To meet this burden of showing a cause of action cannot be established, a defendant must show not only “that the plaintiff does not possess needed evidence” but also that “the plaintiff cannot reasonably obtain needed evidence.” (Aguilarsupra, 25 Cal.4th at p. 854.) It is insufficient for the defendant to merely point out the absence of evidence.  (Gaggero v. Yura (2003) 108 Cal.App.4th 884, 891.)  The defendant “must also produce evidence that the plaintiff cannot reasonably obtain evidence to support his or her claim.”  (Ibid.)  The supporting evidence can be in the form of affidavits, declarations, admissions, depositions, answers to interrogatories, and matters of which judicial notice may be taken.  (Aguilarsupra, 25 Cal.4th at p. 855.)

“Once the defendant . . . has met that burden, the burden shifts to the plaintiff . . . to show that a triable issue of one or more material facts exists as to the cause of action or a defense thereto.”  (Code Civ. Proc., § 437c, subd. (p)(2).)  The plaintiff may not merely rely on allegations or denials of its pleadings to show that a triable issue of material fact exists, but instead, “shall set forth the specific facts showing that a triable issue of material fact exists as to the cause of action.”  (Ibid.)  “If the plaintiff cannot do so, summary judgment should be granted.” (Avivi v. Centro Medico Urgente Medical Center (2008) 159 Cal.App.4th 463, 467.)


Plaintiff’s complaint alleges Defendants created a dangerous condition and breached their duty of care by activating the gate while he was repairing it and in a position to be injured if the gate were activated.  (Compl., ¶ 16.).  Defendants argue that because Plaintiff was a general contractor who knew about the risk of the gate and did not tell Leanne Havner not to open the gate, it was not forseeable he would put his hand on the roller without first warning her, and therefore they had no duty to Plaintiff regarding the gate.  But, Defendants acknowledge that as owners of the premises, they owed a duty “to exercise ordinary care in the management of such premises in order to avoid exposing persons to unreasonable risk of harm.”  (Brooks v. Eugen BurgerManagement Corp. (1989) 215 Cal.App.3d 1611, 1619.)  (Motion, pp. 6-7.)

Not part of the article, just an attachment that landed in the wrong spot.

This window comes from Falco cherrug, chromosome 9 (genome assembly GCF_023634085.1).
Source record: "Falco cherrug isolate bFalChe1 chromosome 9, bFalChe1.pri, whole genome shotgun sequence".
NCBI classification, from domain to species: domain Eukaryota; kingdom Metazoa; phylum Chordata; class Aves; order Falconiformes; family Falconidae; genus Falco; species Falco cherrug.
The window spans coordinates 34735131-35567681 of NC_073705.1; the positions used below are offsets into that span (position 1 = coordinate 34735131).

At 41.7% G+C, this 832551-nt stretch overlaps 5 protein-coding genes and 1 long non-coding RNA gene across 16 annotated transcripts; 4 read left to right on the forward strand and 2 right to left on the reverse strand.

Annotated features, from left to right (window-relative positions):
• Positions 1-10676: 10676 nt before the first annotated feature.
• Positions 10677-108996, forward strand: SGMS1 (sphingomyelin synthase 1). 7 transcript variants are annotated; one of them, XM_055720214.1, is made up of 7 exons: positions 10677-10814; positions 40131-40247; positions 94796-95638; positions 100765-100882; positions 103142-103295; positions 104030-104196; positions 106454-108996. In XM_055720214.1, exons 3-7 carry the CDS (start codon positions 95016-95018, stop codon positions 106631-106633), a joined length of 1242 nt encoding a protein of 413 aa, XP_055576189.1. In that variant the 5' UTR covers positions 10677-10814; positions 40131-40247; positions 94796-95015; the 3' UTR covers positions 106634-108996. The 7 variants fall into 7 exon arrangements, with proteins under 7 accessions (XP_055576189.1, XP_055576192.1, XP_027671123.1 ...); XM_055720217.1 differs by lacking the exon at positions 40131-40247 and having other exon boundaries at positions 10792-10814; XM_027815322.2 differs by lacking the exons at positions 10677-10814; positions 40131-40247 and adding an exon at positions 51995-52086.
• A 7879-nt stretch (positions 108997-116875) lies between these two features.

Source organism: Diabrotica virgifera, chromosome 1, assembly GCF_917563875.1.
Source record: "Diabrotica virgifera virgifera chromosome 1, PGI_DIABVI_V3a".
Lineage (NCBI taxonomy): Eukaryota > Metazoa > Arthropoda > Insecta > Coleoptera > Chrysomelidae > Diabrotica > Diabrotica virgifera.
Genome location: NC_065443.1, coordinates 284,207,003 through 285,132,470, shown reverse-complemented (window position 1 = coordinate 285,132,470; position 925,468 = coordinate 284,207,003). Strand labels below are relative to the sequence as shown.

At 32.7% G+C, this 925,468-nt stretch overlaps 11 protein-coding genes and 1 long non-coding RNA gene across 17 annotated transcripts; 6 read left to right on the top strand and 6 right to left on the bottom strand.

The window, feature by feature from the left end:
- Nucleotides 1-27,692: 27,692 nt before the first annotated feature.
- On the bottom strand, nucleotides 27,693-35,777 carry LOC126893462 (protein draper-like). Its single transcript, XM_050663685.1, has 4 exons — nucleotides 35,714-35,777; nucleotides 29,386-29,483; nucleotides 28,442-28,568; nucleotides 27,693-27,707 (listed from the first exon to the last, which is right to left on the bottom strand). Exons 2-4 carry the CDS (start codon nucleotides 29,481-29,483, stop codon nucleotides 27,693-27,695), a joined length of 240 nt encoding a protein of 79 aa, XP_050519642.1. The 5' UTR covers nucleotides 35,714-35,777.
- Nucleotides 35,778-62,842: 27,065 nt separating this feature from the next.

Defendants also argue they did not breach their duty to Plaintiff because it was Plaintiff who “showed a want of ordinary care,” and the risk of the gate openning was obvious.  (Motion, p. 8.)  Although the facts here are largely undisputed, the inferences to be drawn from them are not.  In determining whether summary judgment papers show no triable issue of material fact, the Court considers “all inferences reasonably deducible from the evidence.”  (Code Civ. Proc., § 437c, subd. (c).)  The Court cannot grant summary judgment if there are conflicting inferences that a reasonable fact finder could draw from the undisputed facts.  (Sumrall v. Modern Alloys, Inc. (2017) 10 Cal.App.5th 961, 967-963.)  A reasonable jury could infer that Leanne knew or should have known Plaintiff could be injured by an activated gate and should have acted more carefully in opening the gate.  A reasonable jury could infer that Plaintiff acted reasonable in putting his hands on the gate he was there to repair and did not have reason to expect the gate would open without a warning first.  The Court cannot concluded that no reasonable jury could find a want of ordindary care by Defendants.


            In light of the foregoing, the motion for summary judgment is DENIED.

Moving party to give notice.